Tuesday, September 1, 2009

Google’s book scanning is a public service

Google’s effort to digitize the world’s libraries has been criticized by those who feel it gives too much power to the Internet search giant.
As with many struggles involving digital content, the case pits copyright cops vs. the general public.
Copyright holders wield tremendous power and try to lock down content for as long as possible. Current copyright law is way out of synch with the public good. The public benefits from the free exchange of ideas, intellectual and creative, so copyright laws should be loosened, not strengthened.
Google is digitizing books in the public domain as well as those that are out-of-print but still covered by copyright. Sensing a potential way to make money off older works, publishers and authors are trying to extract more money and control from Google.
The Observer in the U.K. wrote about the dilemma in an Aug. 30 article called “Google’s plan for world's biggest online library: philanthropy or act of piracy?” (Read it here.)
The article quotes James Gleick, an American science writer and member of the Authors Guild. He said he was initially wary of Google’s scanning of in-copyright books, but ultimately decided the company’s proposed settlement was a fair deal for authors.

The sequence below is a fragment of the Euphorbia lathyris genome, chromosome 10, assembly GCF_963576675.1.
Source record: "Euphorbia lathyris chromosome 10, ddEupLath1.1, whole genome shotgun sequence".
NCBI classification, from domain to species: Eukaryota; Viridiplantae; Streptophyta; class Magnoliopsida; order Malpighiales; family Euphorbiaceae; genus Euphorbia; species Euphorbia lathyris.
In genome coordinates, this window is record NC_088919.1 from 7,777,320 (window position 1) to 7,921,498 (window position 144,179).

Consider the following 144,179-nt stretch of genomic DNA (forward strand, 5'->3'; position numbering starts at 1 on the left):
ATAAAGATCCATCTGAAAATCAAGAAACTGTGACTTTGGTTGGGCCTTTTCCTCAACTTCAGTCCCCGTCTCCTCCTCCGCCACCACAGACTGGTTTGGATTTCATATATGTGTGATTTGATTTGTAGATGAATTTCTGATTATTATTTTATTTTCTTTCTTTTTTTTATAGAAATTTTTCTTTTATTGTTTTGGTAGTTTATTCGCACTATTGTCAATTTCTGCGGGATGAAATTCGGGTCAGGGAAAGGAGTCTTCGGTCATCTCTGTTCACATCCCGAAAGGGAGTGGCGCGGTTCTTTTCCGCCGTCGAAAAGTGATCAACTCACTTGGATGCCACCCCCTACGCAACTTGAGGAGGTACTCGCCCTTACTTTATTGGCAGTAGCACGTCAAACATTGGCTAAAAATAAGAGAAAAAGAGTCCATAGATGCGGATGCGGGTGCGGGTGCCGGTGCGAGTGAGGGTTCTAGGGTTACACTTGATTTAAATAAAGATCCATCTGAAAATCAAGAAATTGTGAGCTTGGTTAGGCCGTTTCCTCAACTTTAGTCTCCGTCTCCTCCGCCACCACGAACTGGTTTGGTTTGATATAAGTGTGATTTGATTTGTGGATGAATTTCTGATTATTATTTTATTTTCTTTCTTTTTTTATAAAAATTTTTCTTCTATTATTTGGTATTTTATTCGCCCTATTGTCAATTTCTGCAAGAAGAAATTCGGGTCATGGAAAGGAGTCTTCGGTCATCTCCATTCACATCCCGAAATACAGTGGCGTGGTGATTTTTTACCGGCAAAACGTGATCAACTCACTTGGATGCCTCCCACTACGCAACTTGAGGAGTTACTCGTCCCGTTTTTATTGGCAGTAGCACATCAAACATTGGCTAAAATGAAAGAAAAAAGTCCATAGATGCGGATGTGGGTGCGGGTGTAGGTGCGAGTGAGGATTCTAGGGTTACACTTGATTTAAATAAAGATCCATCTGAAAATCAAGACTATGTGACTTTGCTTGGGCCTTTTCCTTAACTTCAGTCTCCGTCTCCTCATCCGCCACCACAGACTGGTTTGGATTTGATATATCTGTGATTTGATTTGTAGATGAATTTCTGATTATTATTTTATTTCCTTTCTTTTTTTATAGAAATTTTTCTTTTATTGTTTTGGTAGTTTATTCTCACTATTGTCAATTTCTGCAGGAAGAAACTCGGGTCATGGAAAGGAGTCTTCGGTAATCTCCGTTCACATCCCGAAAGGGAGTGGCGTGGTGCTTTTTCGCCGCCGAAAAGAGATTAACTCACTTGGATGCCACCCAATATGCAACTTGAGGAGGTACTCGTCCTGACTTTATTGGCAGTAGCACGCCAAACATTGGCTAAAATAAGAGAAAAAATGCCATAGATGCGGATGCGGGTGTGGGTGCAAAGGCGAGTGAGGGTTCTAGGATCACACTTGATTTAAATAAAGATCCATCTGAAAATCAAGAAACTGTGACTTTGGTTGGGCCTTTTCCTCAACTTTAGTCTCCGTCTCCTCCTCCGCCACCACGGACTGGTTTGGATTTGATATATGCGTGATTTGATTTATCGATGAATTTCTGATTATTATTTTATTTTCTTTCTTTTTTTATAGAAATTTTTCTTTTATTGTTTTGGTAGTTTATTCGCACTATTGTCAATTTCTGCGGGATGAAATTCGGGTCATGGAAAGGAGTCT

“The thing that needs to be emphasized is that this so-called market over which Google is being given dominance – the market in out-of-print books – doesn’t currently exist. That’s why they're out of print. In real life, I can’t see what the damage is – it’s only good.”
I agree. It’s not like Google is posting the latest Dan Brown or John Grisham best-sellers. It’s scanning old books that relatively few people are interested in that may turn out to have tremendous value for researchers.
Case in point: In January, I wrote a profile of Benjamin Abrams, who co-founded Emerson Radio & Phonograph Corp. in 1922, for the Leaders & Success section of Investor’s Business Daily. Abrams is a little known, but important, figure in American history because he brought low-cost home radios to the masses starting in 1932.
During my research, I learned that Abrams had written a book in 1943 called “Small Radio: Yesterday and in the World of Tomorrow.” This long-out-of-print, hard-to-find book was available for me to read online thanks to Google and the University of Michigan.
The book is available for anyone to read through the Hathi Trust Digital Library, a shared digital repository. (See the book here.) Two dozen universities nationwide are partners in the Hathi Trust Digital Library.
Abrams’ book proved invaluable in writing my profile. He documented his own experiences bringing small, inexpensive radios to the consumer market. He discussed the obstacles and skepticism he faced and ultimately overcame.
I would not have seen the book if it hadn’t been digitized by Google from an original at the University of Michigan.
So far, Google has scanned more than 10 million books at a cost of more than $300 million, according to Cnet.
I, for one, applaud Google’s efforts and hope its proposed legal settlement with authors is approved.

Photos: Google scans of the book “Small Radio: Yesterday and in the World of Tomorrow” (1943)

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